David LeBarron Tells “The Complete History of Drag” in a Mix of Humor, History and Autobiography

The history of drag

David LeBarron


David LeBarron has been a performer, playwright and storytelling force for decades. His diverse performances are designed for an array of audiences from children to art houses to repertory theaters to Dungeon & Dragons groups to schools to intoxicated patrons at bars. He is co-founder, with Andrew Henkes, of Apt3F, a performance non-profit devoted to staging and championing underground performers.

Given LeBarron’s skilled storytelling, it’s easy to see why he is the recipient of a WeHo grant for the annual One City One Pride. His new show, “The Complete History of Drag in a Few Mo-mo,” merges history, humor and autobiography.

Viewers will leave more informed about drag history but not by facts alone. This is not a lecture. LeBarron embodies on the stage the wit, wisdom, and vulnerability of an aging drag queen as she reminisces about her past.

Here talks with Steven Reigns about drag, the show’s inspiration, and what he wants for the community.

Q. How would you describe the show?

A. I usually say it’s about the history of drag as told by a dying diva in a sh-tty little drag club in the Valley. But honestly, it’s about not being invisible. It’s about knowing, as Larry Kramer said, “we are not crumbs.” We are not new. Two-spirits and queens have existed since indigenous times throughout the world, and it pisses me off that it isn’t acknowledged.

Q. And what is a Mo-mo?

A. A Mo-mo is pretend French for “a moment.” It’s a play on the character Auntie Luscious’ slight pretentiousness, bless her heart.

Q. What prompted you to create it?

A. A few years ago, for my birthday, I wanted to do a short storytelling show about my days in drag. It was a fun party because a lot of my current L.A. friends never knew me to even do drag. I wrote story after story, memory after memory, and thought these might be as a play. I devoted a year to research and then met Tom Sapasford PhD, writing in the field of ancient drag. He read it, loved it, and I knew I was on to something. It took a while to shape, as this isn’t the standard way I write plays.

Q. Did our current climate spur you forward?

A. I started this with Obama and then workshopped it when we were sure Hillary would win. Last winter I’m in rehearsal and say my line: “Gay rights? Civil liberties? You think this is permanent?” ….and I just started genuinely crying. I thought about re-writing the line. Since the play takes place in the future, I choose to believe in a future that will be not just female, but queen-worthy and fabulous…that is if we keep fighting and remembering.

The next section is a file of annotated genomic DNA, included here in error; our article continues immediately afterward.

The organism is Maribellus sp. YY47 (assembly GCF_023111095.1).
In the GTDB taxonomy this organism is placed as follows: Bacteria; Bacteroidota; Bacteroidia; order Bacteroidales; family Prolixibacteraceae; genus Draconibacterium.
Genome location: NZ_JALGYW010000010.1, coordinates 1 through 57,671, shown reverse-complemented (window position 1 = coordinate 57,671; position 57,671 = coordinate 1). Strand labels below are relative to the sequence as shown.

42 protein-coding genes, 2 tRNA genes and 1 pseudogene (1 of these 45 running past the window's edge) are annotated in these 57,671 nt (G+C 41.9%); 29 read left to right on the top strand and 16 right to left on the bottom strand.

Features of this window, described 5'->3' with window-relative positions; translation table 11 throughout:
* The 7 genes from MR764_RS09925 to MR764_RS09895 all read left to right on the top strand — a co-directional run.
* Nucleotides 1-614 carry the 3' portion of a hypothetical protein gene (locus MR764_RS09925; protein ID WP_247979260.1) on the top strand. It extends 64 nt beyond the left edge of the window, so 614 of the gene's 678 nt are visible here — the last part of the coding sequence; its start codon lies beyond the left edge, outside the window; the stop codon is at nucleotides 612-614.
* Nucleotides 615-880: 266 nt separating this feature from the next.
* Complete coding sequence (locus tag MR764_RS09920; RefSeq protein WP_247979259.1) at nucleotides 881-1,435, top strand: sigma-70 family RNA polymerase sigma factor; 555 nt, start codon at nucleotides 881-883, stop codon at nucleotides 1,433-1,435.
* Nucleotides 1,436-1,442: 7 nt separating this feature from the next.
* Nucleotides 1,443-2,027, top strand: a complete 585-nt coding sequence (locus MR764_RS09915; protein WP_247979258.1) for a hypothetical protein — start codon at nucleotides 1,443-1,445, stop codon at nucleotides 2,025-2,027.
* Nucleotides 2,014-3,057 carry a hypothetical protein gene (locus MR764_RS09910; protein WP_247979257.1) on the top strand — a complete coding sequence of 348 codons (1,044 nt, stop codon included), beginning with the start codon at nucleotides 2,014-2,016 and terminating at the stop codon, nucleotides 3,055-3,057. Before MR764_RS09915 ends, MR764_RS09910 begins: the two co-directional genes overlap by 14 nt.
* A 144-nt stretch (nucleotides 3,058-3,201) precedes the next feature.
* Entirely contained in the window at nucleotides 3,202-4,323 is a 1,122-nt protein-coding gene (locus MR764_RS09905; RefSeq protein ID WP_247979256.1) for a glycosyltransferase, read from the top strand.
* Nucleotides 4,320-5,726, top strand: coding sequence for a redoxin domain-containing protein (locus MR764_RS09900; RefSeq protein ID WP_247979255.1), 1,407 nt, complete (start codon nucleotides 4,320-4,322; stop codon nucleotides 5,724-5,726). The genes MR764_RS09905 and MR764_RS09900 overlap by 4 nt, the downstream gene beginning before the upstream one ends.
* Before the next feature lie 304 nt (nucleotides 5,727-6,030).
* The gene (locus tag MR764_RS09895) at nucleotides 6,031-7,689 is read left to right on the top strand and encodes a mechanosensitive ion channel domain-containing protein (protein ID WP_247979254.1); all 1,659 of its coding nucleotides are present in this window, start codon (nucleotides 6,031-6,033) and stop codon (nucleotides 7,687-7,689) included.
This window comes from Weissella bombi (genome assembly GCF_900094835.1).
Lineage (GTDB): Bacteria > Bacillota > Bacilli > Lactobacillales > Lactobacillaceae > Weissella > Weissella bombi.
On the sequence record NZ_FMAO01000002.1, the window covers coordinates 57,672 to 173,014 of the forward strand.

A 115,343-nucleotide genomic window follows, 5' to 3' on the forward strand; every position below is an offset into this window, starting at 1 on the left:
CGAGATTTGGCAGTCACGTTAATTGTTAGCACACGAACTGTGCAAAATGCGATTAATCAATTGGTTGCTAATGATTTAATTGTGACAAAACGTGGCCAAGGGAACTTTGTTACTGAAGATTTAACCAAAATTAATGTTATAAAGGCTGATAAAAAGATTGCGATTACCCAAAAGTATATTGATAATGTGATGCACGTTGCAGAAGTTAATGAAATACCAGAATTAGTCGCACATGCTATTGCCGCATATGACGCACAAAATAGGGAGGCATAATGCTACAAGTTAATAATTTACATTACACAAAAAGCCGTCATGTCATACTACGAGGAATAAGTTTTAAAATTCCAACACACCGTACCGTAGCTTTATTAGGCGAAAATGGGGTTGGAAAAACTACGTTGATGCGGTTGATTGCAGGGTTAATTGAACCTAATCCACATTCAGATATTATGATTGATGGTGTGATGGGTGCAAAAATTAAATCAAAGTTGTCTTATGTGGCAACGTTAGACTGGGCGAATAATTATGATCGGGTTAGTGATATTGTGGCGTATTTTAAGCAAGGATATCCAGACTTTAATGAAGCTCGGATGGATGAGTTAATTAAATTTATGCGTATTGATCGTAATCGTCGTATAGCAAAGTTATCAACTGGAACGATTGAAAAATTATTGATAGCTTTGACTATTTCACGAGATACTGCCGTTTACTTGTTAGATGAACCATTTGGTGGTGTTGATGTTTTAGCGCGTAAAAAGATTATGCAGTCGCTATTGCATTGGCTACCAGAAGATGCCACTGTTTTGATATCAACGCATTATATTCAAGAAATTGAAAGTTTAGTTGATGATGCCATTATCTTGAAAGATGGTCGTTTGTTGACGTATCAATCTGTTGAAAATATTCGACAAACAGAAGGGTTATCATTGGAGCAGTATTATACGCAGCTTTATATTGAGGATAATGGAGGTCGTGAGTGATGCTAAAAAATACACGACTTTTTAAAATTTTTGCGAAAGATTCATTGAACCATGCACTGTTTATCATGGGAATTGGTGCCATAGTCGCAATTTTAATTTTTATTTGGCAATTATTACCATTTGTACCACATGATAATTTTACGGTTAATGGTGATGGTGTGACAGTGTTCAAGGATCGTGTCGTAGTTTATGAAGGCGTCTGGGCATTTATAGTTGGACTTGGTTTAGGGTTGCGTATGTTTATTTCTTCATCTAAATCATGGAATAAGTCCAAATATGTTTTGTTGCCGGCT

Q. Is the narrator of your show Auntie? Where does your autobiography merge with Auntie?

A. Auntie Luscious is and was me. David is the narrator. He chats with the audience, sets up the space and then, with the flick of a switch, becomes Auntie. Auntie is at her last show, a decade or so in the future, talking with a newbie queen who had just arrived on the scene.

The personal details are all real: from hanging with Quentin Crisp, being a horrible lip syncer, sewing dresses at the last minute, to screaming at fag bashers. The historical details are also true. The play is fairly Euro-centric, as though Auntie — me — is chasing down her pedigree, but I try to be inclusive.

The title is a bit of a word play as it is actually Auntie “completing” her story.

Q. Auntie spouts out wisdom that reminds me of Dorian Corey’s final scene in “Paris Is Burning.” Are drag elders shamans for the queer community?

A. I want the drag elders to be our shamans. Some are. Maybe I shouldn’t say this publicly but at a WeHo event a speaker pissed me off. She was horrified that a new trans-kid didn’t know about Harvey Milk. Other speakers were also mocking. I got ruffled. It’s easy to be bitchy and condescending. It’s easy to get entitled thinking the new kids should simply know everything or have degrees in our past. No. It’s our job. The onus of sharing our history is ours!

A queen once jibed to me, “Honey we got through the AIDS crisis, aren’t we done?” I thought, “not unless you want history to repeat. Again!”

Q. What did receiving the One City One Pride grant mean to you?

A. I was thrilled. I have worked with The City of West Hollywood for years, curating artsy events. It means a lot to an artist that a municipality cares, doubly in a world where arts funding is all but gone. Also, fringe festivals tend to be a money pit. Few break even. Performers do it because there is an innate sense that it has to be done. Having that grant made the show possible. The ticket prices are low because I just want everyone to see it, with the grant I can do that. It’s nice.

Q. Any current Queens mentioned?

A. I have a lot of drag friends and sisters. I kid you not, almost everyone of them says “Do you mention me?” Even Chi Chi LA Rue! I’m like, “No bitch it’s called the history of drag, you’re drag in the present.” However, I do mention Ru Paul and a few others currently alive.

Q. Drag queens are known for one-liners. What are your favorite quips in the show?

A. I have so many. But there is a moment in the show when I am wondering if the history of drag is important. I say, “to be made ignorant is to be injured and we are left broken. Like a one-winged bird, spinning instead of soaring.”

“The Complete History of Drag in a Few Mo-mo” is a solo show written and starring David LeBarron, directed by Marc Silvia and produced by APT 3F. It is being performed at the Other Space Theater at The Actors Company, 916 N. Formosa Ave. in Los Angeles. Tickets, $10, can be purchased online. Performance dates are as follows:

Prev: Sunday, June 4. 3:30 p.m.
Thursday, June 15. 8:30 p.m.
Sunday, June 18. 7 p.m.
Saturday, June 24. 3:30 p.m.
Sunday, June 25. 7 p.m.